My first Japanese knife was a Masamoto 11 inch slicer.

What is your goal for your profession?
To just do the best I can everyday and make people happy.

What’s your philosophy towards hospitality?
Hospitality has relaxed on a worldwide basis, but some things never change. Customers come in no matter what the style of your restaurant and have a good time. They want to enjoy themselves and have value for money. No matter what trends come and go, these things will never change. My job is to make sure that we never change. We want people to enjoy themselves. We want them to forget whatever is happening in their lives, to focus on having a great experience, and to relax.

What is your advice for aspiring chefs?
Be true to who you are. It’s very hard to be focused in this business with people pulling you, but be focused on who you are. Steady the course and don’t give up.

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Chef Seamus Mullen

September 24, 2014

  Seamus Mullen is an award-winning New York chef, restaurateur, and cookbook author. He is known for his innovative approach to modern Spanish cuisine, and for being one of the leading chefs in the country. His first solo restaurant, Tertulia, has been highly acclaimed by top food critics and was a finalist for one of [...]

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Chef Marc Forgione

September 17, 2014

Marc Forgione joined his culinary legend father Larry Forgione in the industry at the young age of 16. When asked why he decided to immerse himself in the culinary industry he explains, “Most kids don’t want to do what dad did when they grow up. I wanted to do something different and I tried to [...]

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Chef Atsushi Kono

September 10, 2014

Atsushi Kono is the executive chef of Torishin restaurant in New York. Torishin specializes in a Japanese grilling style called yakitori, and is the second yakitori restaurant in the United States to earn a coveted Michelin Star. Kono has been active collaborator for a Japanese non-profit organization’s educational programs and fund raising events as a [...]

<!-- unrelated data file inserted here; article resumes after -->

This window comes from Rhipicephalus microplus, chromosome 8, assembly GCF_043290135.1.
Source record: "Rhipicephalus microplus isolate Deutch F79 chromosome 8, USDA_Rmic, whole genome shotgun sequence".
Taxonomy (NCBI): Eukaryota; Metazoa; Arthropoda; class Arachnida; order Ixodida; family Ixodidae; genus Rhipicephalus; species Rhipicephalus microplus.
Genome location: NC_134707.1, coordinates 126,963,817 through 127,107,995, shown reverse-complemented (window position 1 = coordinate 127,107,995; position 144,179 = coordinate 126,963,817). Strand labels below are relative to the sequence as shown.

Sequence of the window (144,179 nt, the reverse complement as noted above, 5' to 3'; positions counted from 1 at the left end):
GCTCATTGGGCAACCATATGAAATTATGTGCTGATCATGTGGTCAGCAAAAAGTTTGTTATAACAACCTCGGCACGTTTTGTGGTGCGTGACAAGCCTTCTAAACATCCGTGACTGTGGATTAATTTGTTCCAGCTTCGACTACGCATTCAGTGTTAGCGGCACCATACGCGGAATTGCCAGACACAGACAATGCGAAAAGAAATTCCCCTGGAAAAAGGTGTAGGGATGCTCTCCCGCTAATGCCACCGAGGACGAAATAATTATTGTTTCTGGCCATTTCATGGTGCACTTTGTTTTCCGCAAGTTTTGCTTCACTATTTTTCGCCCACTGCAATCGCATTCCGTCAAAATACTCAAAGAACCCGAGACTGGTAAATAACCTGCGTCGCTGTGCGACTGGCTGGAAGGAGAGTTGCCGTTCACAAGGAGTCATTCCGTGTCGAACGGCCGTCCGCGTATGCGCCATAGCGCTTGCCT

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Chef Nils Noren

September 3, 2014

  Nils Noren is both a world renowned chef and culinary educator. After graduating from culinary school in his hometown of Gävle, Sweden, he spent many years working at some of the most esteemed restaurants in Stockholm before moving to Aquavit in New York. In 2006, he was appointed Vice President of Culinary Arts and [...]

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Chef Danny Bowien

August 27, 2014

Danny Bowien began his career with a brief stint at culinary school in San Francisco, but remained torn between cooking and music until he discovered the art of slicing fish. The young Bowien negotiated a deal with Mike Selvera of Bar Crudo, slicing fish for free in the mornings before working night shifts at Slow [...]

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Chef Dale Talde

August 20, 2014

Dale Talde’s love of being around food and food culture developed thanks to his large Filipino family, who frequently had dinner parties and gatherings where everyone would bring a dish to share. Today, he is the executive chef of Talde and Pork Slope in Brooklyn, and a two-time contestant on Bravo’s Emmy Award-winning culinary show, [...]

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Chef Jet Tila

August 13, 2014

Jet Tila was born into a restaurant family, with his parents opening some of the first Thai restaurants in Los Angeles. In his twenties, Tila attended Le Cordon Bleu to build a foundation of French technique to complement his background in Asian cooking. The combination has proved explosive – Tila has become a much desired [...]